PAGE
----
The Xiaomi Mi A1 is an incredible upper midrange smartphone. People love its beautiful build and powerful specs. What also makes it the perfect budget phone is its price point. A brand new Mi A1 will only set you back about $250.
How to use Xiaomi Mi A1 at its full potential
The phone boasts features like:
- Android One
- Dual SIM
- Qualcomm Snapdragon 625 CPU, Adreno 506 GPU
- 1080 x 1920 p (Full HD), 401 ppi, 5.5” display
- 12 MP, F2.6 aperture rear dual camera, 5 MP front camera
- 3,080 mAh, non-removable battery
- 4 GB RAM, 64 GB internal memory
Strangely enough, it doesn’t offer RAW image capture and image stabilization out-of-the-box. And that’s despite having advanced camera capabilities as one of its main selling points.
Users have also realized, with much dismay, that the Mi A1 doesn’t have an FM radio app.
Remember too, the phone’s SoC (the Snapdragon 625) supports fast/quick charging. But guess what? When you unbox the Mi A1, you’ll find that Xiaomi has not included the charger for that.
So what are the reasons behind this phone’s blatant underuse of hardware? And are there solutions to these shortcomings? Allow me to explain:
FM Radio on Mi A1
The Xiaomi Mi A1 has an FM chip installed. The kit for radio is there all right. It’s only that the company decided against switching it on.
Xiaomi is not alone in this one. Other OEMs are also deactivating FM capability in their models. By hiding this feature, they hope that people will opt to stream internet broadcasts.
But who wants to spend data (especially when it’s broadband) when there’s free FM?
If, like the majority, you also want to get back your radio – here’s a short guide: (No root access required.)
- Enter *#*#6484#*#* in your dialer app and press Call
- Scroll down to the FM Radio option and select it
- Use your earphones to tune to your preferred radio station
Please note – you’ll have to repeat these steps every time you wish to listen to FM
Enable Fast Charging on Mi A1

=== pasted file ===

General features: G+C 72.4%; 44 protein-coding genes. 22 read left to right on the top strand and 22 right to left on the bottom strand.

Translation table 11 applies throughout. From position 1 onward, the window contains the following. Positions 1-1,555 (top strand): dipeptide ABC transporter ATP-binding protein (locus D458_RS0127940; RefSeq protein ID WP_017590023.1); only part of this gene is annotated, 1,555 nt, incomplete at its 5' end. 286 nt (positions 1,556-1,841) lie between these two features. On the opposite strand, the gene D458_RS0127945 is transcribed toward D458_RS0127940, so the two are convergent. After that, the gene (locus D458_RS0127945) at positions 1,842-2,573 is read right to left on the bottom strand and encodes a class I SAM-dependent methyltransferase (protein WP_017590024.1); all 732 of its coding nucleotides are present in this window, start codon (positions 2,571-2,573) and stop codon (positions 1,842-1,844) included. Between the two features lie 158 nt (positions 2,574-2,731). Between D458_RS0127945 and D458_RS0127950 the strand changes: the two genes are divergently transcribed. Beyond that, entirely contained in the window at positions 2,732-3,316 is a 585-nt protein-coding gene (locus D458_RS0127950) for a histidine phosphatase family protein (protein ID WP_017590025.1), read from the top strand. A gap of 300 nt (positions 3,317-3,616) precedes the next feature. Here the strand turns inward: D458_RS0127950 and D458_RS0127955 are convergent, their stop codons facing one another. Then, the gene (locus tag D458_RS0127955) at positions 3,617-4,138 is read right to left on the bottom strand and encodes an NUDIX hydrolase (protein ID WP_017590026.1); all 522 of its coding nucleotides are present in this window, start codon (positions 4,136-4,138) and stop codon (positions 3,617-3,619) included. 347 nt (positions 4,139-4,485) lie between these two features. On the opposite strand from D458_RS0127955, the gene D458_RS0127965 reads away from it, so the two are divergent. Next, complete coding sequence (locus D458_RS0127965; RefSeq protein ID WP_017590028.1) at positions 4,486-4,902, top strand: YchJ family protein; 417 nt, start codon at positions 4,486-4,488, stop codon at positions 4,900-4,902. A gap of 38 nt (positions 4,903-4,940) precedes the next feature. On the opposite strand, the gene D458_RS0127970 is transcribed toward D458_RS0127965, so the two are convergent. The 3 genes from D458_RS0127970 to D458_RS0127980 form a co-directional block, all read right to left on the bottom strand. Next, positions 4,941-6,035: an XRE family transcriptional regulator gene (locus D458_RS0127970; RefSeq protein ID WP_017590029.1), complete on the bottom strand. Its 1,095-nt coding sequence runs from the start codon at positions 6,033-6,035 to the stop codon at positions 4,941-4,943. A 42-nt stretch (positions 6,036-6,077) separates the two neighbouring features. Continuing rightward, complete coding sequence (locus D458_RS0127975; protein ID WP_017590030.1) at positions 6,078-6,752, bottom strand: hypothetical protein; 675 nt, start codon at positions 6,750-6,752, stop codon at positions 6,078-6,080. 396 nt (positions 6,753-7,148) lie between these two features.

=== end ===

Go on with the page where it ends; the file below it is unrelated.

The Mi A1 packs a Snapdragon 625 chipset that supports Quick Charge 3.0. Ironically, Xiaomi didn’t pay the necessary licensing fees to the company behind the technology – Qualcomm. That’s why Mi A1 buyers don’t get a Qualcomm certified fast charger included.
Fortunately, your nearest phone accessory dealer can supply an aftermarket solution easily. It may not come cheap though. Depending on the brand, it may cost anything between $8 and $25.
RAW Image Capture
When you take RAW images, you get all the image data that you may need for advanced editing. This is what professional photographers use. They keep off the consumer-market formats like JPEG because they are overly compressed.
The Mi A1’s dual camera has what it takes to shoot photos in RAW format. Of course, such a capability would need some driver support to work as expected in a phone.
Since Xiaomi marketing approach was to keep the Mi A1’s price competitive, it overlooked this feature. Including the drivers means paying licensing fees to the owner of the technology, you know.
Not all is lost though. In this previous post, I’d explained how to install Google Camera with HDR+ in the Mi A1. In it, you’ll also find a way to activate RAW image support.
You’ll see that after doing a few things, you’ll have to edit the build.prop file to add the line:
This is what finally turns on the RAW capability.
Enable Image Stabilization on Xiaomi Mi A1
The best thing about mobile cameras is that anyone can just point and shoot while on the move. Admittedly, the captured images are not always professional-grade. Device shakes, and unsteady hands usually lead to blurred and out-of-focus shots.
Mi A1’s excellent dual camera can solve this merely using some technological aid. That’s electronic image stabilization (EIS), to be specific. But as with the RAW support issue, Xiaomi did not include it to keep costs down.
The same guide that I’ve mentioned above also contains directions for activating EIS.
There’s this line in the build.prop file:
It forces the Mi A1 to use image stabilization with its camera.
Do you think your Xiaomi Mi A1 makes full use of its hardware capabilities? What would you want to see the phone do differently? Share your thoughts and ideas in the comments section.